How Is COPD Diagnosed?

Female doctor speaking to a patient about how to get tested for COPD.

If you’re experiencing shortness of breath, fatigue, or chronic cough, it might be time to speak to your doctor about getting tested for COPD (chronic obstructive pulmonary disease).

COPD is a serious lung condition that a person can develop from long-term exposure to tobacco smoke, chemicals, fumes, and other harmful pollutants, including ammonia or asbestos.[1] If you’ve been exposed to any of the previously mentioned symptoms, and you’re experiencing COPD-related symptoms (i.e. chronic cough, difficulty breathing, recurring respiratory infections, mucus buildup, changes in sputum color, tightness in chest, etc.) contact your doctor to test for COPD, as early intervention can help manage your symptoms and could even slow the progression of this disease.

How to Test for COPD

There are a number of ways your clinician may test for COPD, but the most common approaches to diagnosing this condition include:

  1. Spirometry
  2. Computerized Tomography (CT) Scan
  3. Arterial Blood Gas Analysis

In this article, we’ll discuss all three options, and how they work to help diagnose a prevalence of COPD in patients experiencing difficulty breathing.

COPD patient performing a Spirometry test.What Is a Spirometry Test?

A spirometry test, which is considered the most basic, non-invasive type of lung function test, is used to help measure the maximum amount of air you can hold inside your lungs. It also tests how forcefully you can release and empty air from your lungs.[2]

How It Works:

“For this test, you blow air into a mouthpiece and tubing attached to a small machine. The machine measures the amount of air you blow out and how fast you can blow it.”[3]

As mentioned above, a spirometry test is just one type of lung function test.[4] Others include:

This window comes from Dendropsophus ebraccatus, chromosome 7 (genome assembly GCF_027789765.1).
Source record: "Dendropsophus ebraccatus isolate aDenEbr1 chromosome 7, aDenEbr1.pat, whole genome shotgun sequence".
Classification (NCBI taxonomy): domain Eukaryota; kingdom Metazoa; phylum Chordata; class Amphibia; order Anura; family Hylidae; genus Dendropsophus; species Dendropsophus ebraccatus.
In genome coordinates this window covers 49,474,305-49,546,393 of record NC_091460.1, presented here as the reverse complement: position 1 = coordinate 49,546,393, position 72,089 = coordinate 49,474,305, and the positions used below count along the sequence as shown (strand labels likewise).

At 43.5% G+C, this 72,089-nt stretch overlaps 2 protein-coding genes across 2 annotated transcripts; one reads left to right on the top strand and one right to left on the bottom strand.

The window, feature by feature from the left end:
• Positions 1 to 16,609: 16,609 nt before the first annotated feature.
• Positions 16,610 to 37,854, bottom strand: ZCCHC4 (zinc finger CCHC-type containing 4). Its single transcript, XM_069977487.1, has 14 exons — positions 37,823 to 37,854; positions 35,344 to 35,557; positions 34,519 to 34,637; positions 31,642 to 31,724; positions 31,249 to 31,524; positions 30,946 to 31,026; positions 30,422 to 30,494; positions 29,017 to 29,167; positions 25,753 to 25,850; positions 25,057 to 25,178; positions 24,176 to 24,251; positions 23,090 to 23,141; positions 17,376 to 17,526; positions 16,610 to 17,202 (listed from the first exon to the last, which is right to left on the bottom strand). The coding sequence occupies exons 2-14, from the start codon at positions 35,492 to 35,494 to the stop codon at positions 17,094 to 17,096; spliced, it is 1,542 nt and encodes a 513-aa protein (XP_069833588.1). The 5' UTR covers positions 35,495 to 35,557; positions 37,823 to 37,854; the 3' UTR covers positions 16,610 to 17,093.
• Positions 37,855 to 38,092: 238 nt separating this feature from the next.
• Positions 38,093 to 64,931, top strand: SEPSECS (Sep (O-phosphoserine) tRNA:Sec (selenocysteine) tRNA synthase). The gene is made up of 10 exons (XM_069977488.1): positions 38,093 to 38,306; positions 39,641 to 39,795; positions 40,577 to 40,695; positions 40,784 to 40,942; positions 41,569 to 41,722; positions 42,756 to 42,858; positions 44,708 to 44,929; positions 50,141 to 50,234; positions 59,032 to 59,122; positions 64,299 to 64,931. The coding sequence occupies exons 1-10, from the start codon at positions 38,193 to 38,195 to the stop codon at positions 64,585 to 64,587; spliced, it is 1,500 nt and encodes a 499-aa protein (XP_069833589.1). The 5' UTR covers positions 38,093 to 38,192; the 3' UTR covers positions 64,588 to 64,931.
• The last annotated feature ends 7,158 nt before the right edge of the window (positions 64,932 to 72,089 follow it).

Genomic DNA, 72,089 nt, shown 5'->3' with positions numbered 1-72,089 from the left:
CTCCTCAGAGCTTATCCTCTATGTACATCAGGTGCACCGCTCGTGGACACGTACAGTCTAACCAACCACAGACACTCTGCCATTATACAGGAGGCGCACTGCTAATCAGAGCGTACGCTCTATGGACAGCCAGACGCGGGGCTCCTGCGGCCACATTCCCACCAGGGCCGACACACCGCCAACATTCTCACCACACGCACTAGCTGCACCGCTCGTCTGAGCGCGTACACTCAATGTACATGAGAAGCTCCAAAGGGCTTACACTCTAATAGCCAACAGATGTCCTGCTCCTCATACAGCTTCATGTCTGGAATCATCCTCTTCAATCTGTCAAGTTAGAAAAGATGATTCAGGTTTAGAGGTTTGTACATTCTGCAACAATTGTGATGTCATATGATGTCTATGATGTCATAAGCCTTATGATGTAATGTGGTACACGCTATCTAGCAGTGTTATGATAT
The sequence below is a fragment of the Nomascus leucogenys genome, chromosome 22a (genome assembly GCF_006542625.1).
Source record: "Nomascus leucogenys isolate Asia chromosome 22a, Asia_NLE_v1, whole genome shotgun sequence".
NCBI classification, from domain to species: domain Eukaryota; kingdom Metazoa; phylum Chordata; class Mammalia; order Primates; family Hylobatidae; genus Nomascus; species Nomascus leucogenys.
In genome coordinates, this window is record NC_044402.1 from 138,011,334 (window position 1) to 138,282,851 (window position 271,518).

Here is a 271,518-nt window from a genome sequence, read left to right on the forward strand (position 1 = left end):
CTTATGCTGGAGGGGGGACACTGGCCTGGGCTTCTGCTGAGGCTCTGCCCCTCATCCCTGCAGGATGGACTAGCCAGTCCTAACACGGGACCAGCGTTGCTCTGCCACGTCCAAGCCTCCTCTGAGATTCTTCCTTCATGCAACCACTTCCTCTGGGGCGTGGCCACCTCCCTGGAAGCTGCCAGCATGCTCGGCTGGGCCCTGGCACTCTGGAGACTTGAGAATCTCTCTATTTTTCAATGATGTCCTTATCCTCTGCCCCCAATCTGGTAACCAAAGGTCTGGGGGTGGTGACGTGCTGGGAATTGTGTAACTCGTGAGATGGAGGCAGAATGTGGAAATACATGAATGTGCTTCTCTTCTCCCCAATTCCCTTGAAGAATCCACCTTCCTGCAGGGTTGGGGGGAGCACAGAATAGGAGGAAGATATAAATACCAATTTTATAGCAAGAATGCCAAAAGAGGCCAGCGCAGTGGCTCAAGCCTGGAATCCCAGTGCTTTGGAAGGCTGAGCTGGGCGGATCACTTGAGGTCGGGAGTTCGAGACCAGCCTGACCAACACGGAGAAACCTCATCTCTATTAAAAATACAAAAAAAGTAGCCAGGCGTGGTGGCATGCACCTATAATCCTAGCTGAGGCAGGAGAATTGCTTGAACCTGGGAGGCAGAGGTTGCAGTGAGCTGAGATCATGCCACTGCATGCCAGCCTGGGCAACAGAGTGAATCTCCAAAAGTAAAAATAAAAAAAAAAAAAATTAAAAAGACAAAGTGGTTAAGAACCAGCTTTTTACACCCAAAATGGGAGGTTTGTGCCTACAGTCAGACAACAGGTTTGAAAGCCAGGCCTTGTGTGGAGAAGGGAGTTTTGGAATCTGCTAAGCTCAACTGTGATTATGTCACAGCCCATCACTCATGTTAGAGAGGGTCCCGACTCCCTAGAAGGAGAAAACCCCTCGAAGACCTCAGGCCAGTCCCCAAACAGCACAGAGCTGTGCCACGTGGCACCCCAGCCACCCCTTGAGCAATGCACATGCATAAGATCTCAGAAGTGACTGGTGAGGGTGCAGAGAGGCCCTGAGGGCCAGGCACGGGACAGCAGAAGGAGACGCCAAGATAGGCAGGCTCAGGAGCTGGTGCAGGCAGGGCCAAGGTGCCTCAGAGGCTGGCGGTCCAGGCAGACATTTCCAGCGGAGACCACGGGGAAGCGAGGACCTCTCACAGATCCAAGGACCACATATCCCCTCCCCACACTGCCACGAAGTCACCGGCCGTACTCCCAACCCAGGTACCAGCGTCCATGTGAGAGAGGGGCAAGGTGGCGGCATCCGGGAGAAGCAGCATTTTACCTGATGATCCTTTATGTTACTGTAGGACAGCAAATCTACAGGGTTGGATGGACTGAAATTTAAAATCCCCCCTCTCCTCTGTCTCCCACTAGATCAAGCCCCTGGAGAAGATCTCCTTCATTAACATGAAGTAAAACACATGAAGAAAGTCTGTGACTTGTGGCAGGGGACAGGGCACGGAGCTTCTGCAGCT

• Lung Volume Testing – used to measure the volume of air in your lungs, as well as the amount of air that is left over after you exhale.
  • Diffusing Capacity Testing – used to test the frequency and ease of oxygen as it travels to your bloodstream.
  • Exercise Testing – used to measure your blood pressure and heart rate during physical activity, such as running on a treadmill or riding on a stationary bicycle. This allows your clinician to determine what might be causing you to experience shortness of breath.

These tests may be conducted in place, or in combination, of spirometry testing and are repeated multiple times for greater accuracy.

Graphic icon of a CT machine to scan COPD patients.What Is a Computerized Tomography (CT) Scan?

In a previous article, we discussed the difference between a chest x-ray and a high resolution CT scan, as the latter is used to diagnose bronchiectasis, a chronic lung condition that shares many similarities to COPD but requires a different treatment plan.

Your clinician may first recommend a chest x-ray of your lungs, followed by a CT scan for a more thorough examination.

How It Works:

The CT scan allows your clinician to capture “numerous cross-sectional pictures of the lungs and other organs inside the chest (as well as blood vessels and bones) from various angles, which are then combined by a computer into 3-D images.”[5]

Using these images, your clinician can then measure the size and shape of your chest organs to inspect for disease or other abnormalities that may be contributing to your symptoms.

As with spirometry, this is a non-invasive procedure, although you won’t need to perform the same test multiple times as you would with a pulmonary function test. Instead, a scanner is used to capture images as you pass through it. The entire test takes, on average, 20 minutes to complete and provides a deeper analysis of your lungs and how they function.[6]

Graphic icon of medical syringe.What Is an Arterial Blood Gas Analysis?

An arterial blood gas analysis is used to help measure a patient’s oxygen and carbon dioxide levels in the bloodstream. Unlike other approaches to testing for COPD, a procedure like this is traditionally conducted in an emergency-type situation, when a patient is unable to breathe.[7] Therefore, your clinician may recommend this test if you are being hospitalized for COPD-related symptoms. 

How It Works: